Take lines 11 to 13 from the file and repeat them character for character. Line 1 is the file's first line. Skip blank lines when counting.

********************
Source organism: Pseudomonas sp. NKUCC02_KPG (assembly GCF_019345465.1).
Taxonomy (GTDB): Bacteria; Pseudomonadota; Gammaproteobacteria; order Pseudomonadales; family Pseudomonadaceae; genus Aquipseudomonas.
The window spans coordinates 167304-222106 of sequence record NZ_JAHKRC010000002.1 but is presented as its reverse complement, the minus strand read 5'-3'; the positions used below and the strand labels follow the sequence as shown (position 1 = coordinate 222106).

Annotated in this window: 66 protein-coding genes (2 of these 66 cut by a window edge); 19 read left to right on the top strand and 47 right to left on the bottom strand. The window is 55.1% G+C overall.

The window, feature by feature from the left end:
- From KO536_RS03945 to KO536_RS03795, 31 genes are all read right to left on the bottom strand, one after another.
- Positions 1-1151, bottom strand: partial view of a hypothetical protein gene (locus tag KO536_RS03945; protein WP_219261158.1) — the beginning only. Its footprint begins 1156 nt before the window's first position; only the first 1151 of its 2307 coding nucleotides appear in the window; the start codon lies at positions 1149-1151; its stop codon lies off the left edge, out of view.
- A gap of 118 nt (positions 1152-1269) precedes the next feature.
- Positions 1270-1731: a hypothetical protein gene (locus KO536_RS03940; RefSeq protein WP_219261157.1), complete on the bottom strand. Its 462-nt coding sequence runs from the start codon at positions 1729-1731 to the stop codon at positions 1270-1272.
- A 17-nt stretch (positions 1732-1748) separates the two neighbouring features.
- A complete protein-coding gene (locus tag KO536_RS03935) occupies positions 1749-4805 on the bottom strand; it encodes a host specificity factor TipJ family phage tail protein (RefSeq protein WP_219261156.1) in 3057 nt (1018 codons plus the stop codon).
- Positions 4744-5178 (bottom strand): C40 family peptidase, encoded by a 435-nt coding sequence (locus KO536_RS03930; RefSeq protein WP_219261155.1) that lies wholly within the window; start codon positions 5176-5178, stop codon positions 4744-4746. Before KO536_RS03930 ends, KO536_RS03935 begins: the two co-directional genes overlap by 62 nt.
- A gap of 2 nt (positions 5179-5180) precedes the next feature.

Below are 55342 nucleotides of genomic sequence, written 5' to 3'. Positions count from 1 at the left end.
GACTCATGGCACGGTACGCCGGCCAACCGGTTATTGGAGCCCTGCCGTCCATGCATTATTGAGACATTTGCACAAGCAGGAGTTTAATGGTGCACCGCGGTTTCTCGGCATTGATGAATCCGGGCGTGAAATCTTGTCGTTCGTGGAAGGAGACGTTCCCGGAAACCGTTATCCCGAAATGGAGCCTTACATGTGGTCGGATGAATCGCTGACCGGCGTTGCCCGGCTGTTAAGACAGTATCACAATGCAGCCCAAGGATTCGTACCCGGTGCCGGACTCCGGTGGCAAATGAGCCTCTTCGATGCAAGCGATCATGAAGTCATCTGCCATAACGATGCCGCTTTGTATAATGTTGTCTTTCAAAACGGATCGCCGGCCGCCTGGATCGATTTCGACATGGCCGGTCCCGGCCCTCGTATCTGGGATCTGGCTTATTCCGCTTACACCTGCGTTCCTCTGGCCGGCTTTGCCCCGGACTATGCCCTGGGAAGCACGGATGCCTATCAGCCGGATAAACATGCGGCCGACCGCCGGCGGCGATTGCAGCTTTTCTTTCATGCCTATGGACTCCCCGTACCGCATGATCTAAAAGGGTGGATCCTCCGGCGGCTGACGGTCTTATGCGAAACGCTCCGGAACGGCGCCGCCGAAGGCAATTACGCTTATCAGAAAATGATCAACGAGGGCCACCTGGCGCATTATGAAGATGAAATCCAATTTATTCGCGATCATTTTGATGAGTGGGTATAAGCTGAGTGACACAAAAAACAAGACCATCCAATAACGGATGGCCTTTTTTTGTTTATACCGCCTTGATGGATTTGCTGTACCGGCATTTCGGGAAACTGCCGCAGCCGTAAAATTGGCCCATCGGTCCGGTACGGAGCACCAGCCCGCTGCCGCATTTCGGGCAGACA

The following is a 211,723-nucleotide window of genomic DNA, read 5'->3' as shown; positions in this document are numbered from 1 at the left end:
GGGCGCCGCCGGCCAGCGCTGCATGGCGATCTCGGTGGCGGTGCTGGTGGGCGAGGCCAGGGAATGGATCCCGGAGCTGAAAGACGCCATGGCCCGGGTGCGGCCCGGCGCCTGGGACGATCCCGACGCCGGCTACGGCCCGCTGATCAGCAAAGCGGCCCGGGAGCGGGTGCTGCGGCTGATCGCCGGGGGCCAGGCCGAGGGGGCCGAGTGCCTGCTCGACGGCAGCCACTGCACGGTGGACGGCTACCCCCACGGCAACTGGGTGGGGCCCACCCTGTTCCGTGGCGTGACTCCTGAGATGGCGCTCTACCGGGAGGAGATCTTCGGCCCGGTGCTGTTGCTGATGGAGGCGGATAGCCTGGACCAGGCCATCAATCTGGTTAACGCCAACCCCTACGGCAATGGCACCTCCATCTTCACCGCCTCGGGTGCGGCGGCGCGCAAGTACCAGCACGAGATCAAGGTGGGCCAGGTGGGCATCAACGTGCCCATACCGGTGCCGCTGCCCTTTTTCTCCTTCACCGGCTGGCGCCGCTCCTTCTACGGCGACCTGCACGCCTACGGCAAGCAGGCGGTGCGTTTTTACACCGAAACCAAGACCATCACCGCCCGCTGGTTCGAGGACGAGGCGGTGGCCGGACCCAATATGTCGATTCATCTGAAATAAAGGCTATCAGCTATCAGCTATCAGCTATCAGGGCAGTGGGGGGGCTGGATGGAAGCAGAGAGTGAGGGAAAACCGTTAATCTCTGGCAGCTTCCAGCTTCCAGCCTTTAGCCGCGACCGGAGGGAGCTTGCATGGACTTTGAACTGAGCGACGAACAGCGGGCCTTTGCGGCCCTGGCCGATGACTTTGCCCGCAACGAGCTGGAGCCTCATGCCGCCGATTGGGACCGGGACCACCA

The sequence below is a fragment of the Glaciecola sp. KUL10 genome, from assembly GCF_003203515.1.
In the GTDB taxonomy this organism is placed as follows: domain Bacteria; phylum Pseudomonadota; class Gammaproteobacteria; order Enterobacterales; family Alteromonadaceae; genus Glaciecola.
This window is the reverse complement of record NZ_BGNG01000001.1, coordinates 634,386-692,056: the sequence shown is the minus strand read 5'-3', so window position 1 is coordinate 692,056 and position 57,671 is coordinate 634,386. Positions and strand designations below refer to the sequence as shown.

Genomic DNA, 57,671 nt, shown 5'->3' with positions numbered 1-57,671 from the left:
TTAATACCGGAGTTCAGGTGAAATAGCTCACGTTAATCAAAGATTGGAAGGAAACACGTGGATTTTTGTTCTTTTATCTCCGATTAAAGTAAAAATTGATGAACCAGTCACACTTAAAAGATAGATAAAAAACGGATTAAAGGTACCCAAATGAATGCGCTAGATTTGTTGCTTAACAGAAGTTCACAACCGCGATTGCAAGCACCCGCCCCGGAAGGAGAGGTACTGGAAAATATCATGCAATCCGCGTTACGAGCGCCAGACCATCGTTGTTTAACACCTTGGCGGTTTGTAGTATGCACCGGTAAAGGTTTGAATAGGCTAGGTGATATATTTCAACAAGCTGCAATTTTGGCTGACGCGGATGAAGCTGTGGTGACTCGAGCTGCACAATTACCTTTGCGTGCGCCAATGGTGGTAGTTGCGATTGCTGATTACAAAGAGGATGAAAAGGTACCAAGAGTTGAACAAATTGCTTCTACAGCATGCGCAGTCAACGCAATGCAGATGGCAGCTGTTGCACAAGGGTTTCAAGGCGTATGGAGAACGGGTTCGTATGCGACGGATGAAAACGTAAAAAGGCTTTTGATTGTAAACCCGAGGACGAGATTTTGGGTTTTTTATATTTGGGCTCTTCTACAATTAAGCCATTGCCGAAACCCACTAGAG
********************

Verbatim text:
- A complete protein-coding gene (locus tag KO536_RS03935) occupies positions 1749-4805 on the bottom strand; it encodes a host specificity factor TipJ family phage tail protein (RefSeq protein WP_219261156.1) in 3057 nt (1018 codons plus the stop codon).
- Positions 4744-5178 (bottom strand): C40 family peptidase, encoded by a 435-nt coding sequence (locus KO536_RS03930; RefSeq protein WP_219261155.1) that lies wholly within the window; start codon positions 5176-5178, stop codon positions 4744-4746. Before KO536_RS03930 ends, KO536_RS03935 begins: the two co-directional genes overlap by 62 nt.
- A gap of 2 nt (positions 5179-5180) precedes the next feature.